Spring, then, is for preparation, for tilling and amending the soil, and for planting.  However, it is also a time to begin to harvest the first crops: to pluck tender young sorrel on frosty mornings, to harvest chives, and asparagus, and the red/green stalks of rhubarb.  Rather than calling up the doodlebug by spinning a stick in the soil, we are giving to the earthworm, and to the other subsoil species.  We are nourishing the “biology” of the soil through composts and cover crops gently rolled into the earth, with the slow motion “low till” method that we use on our farm.

Summer is for nurturing, for tending and weeding, for side dressing and pest management, for watching and watering.  It is a busy season, full of wide-brimmed hats and basil lemon-aid.  But, it is also a time for  harvesting, nibbling as you go, for preserving summer bounty in pickles and jams, that you will pop in your mouth in mid-winter, a visceral reminder of warmer days.  And, summer is a time for planting successive crops to replace things already harvested, or cover crops to nourish the soil and to prevent a rampant takeover by weedy invaders.

Autumn, the bountiful season, is for harvesting by the wheel-barrow full, for preserving, for storing in the cellar.  It is the time for a post-harvest pampering, spa days for the soil, as cover crops are planted and composts applied.  However, it is also a time to plant next summer’s garlic and one last crop of salad greens or kale, which may re-emerge, tender and ready for the table, in April.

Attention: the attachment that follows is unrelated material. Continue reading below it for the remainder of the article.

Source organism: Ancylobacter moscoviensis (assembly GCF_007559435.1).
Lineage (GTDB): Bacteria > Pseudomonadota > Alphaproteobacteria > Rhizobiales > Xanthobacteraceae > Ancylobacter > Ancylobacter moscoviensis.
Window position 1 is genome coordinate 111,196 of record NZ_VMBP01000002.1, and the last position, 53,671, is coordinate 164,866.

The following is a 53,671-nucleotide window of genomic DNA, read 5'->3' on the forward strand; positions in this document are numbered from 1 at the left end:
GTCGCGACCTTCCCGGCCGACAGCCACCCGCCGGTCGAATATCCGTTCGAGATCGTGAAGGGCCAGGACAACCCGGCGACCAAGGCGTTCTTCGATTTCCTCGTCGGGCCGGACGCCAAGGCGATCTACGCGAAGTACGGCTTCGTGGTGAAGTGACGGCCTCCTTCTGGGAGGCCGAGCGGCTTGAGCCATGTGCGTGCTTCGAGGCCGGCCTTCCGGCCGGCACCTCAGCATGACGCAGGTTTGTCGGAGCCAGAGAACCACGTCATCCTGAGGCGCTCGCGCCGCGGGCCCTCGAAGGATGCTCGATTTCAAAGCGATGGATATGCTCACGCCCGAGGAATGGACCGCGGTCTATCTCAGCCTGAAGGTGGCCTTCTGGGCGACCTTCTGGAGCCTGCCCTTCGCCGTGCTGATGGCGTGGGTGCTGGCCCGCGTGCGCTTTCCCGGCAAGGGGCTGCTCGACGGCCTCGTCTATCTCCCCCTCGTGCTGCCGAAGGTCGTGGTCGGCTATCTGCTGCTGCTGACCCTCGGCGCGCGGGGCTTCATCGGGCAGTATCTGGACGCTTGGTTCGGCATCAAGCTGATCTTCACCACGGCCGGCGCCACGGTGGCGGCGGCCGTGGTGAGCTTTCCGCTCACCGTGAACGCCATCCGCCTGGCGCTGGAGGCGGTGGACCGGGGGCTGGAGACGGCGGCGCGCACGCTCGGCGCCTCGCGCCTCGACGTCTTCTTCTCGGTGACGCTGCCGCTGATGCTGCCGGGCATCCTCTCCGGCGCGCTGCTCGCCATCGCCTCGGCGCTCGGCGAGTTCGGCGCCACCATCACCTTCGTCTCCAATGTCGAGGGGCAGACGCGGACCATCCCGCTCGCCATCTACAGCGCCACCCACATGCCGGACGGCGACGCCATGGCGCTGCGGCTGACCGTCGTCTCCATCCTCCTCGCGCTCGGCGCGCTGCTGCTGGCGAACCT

Day follows night. The moon waxes and wanes.  Colored leaves pour like nutrient-rich rain upon the earth, until the snows come and the garden sleeps.  Winter again.  And winter is a time for dreaming.

Wherever you are, whatever the weather, I wish you a beautiful season.

A note: The contents of this essay are the basis for one of the talks I am doing locally, along with a book signing.  I hope to post the "lesson" content of the class during the next week.  Stay tuned!  :)

Thursday, May 04, 2017

Childhood Friend

She is a friend I have known since childhood.  
We played together
where the light fell through the branches
and splashed upon the forest floor.

She goes by many names, this shy blossom:
Dogtooth Violet, Trout Lily, or Adders Tongue.

Her long, oft forgotten name, is Erythronium americanum,
and, when you whisper it in the woodland, magic happens.  
Say it softly and the wind will catch the sound and carry it away.

When you walk through the woodland,
look down, and step carefully.
Her leaves are many, but her petals are few.

If you slow down enough,
if you forget the wild scurry of the people in the world,
you may hear her sing and it will sound
like sunlight kissing the stillness of the afternoon. 

If you bend low enough,
if you look closely,
you may see her wave goodbye.

She is ephemeral, this woodland lily,
she is here-and-gone,
but you will see her again,
this childhood friend,
when spring rolls around once more.